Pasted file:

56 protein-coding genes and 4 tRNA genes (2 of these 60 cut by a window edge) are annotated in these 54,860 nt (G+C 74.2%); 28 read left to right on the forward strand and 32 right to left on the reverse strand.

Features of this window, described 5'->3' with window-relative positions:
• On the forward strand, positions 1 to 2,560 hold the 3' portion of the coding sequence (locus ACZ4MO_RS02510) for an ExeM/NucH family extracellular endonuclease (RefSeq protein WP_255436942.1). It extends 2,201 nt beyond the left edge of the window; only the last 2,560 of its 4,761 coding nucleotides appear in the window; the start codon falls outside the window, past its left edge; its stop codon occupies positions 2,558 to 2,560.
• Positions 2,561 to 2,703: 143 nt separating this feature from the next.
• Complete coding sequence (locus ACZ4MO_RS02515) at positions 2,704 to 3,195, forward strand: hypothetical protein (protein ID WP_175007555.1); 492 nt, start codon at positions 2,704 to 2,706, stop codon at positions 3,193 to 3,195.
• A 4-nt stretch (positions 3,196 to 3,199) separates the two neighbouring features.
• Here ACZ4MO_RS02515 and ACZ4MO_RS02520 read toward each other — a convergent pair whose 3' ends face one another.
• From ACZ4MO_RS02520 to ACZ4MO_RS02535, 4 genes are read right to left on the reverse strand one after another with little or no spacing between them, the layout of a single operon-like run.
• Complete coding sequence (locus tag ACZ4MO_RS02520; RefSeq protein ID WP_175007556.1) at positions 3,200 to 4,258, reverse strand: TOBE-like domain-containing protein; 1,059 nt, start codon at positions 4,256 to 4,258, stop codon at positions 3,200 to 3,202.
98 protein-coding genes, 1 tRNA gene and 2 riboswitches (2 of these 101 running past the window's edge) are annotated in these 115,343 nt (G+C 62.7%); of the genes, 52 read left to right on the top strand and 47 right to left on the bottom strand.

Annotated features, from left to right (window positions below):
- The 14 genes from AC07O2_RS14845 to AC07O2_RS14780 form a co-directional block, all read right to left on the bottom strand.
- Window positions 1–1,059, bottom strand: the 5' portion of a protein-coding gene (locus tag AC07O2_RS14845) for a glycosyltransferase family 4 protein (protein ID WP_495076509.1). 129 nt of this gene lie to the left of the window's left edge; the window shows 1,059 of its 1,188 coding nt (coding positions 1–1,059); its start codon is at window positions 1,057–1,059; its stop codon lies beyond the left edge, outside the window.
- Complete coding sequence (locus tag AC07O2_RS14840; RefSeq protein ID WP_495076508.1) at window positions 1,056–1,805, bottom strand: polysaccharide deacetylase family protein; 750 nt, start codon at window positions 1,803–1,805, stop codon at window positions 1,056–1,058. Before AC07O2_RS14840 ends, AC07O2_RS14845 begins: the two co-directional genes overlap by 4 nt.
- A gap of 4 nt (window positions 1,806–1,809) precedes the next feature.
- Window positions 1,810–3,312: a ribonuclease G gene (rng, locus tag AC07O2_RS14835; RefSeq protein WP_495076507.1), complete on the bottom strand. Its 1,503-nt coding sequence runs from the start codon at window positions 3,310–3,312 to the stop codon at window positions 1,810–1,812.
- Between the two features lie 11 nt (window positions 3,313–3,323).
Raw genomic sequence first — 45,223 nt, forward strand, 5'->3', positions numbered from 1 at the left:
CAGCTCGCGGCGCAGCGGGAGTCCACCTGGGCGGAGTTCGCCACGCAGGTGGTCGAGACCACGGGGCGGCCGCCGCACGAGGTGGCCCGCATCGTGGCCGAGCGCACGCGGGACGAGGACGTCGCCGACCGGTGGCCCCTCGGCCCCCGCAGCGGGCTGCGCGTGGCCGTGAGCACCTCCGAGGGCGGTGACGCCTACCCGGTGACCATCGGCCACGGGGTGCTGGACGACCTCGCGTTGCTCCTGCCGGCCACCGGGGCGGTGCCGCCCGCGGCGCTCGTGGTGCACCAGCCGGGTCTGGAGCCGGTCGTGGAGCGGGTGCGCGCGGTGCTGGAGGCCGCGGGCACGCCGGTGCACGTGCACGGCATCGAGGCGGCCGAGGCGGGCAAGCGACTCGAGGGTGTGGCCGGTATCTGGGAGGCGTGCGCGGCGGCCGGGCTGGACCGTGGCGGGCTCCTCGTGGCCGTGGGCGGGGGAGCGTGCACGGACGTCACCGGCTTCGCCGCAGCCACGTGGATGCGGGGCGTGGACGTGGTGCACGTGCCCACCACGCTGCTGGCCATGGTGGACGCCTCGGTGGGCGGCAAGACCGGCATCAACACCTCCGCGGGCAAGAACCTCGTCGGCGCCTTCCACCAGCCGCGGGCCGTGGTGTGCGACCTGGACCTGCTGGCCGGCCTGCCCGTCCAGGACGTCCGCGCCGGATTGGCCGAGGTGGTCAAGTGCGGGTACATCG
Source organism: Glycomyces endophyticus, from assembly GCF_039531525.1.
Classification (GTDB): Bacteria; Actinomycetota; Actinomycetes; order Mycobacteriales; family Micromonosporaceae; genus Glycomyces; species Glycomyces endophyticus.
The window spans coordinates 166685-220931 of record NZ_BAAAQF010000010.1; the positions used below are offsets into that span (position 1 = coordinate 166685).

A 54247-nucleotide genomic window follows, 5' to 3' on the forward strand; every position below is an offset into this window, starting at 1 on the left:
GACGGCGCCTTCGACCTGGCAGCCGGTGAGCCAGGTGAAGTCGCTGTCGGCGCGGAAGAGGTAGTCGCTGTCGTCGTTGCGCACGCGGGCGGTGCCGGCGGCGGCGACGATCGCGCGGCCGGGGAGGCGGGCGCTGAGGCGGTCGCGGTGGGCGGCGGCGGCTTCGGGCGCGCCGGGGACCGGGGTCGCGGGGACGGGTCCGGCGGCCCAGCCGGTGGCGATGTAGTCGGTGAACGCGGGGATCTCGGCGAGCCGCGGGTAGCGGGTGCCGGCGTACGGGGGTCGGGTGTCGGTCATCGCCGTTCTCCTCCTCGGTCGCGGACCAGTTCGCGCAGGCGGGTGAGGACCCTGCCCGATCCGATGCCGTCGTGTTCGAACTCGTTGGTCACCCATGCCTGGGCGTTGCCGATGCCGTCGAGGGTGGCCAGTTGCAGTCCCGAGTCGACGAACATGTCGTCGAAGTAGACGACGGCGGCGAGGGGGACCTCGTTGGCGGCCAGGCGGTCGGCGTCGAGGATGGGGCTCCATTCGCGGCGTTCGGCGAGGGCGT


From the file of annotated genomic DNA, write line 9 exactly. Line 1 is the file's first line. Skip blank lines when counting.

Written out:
• Complete coding sequence (locus tag ACZ4MO_RS02520; RefSeq protein ID WP_175007556.1) at positions 3,200 to 4,258, reverse strand: TOBE-like domain-containing protein; 1,059 nt, start codon at positions 4,256 to 4,258, stop codon at positions 3,200 to 3,202.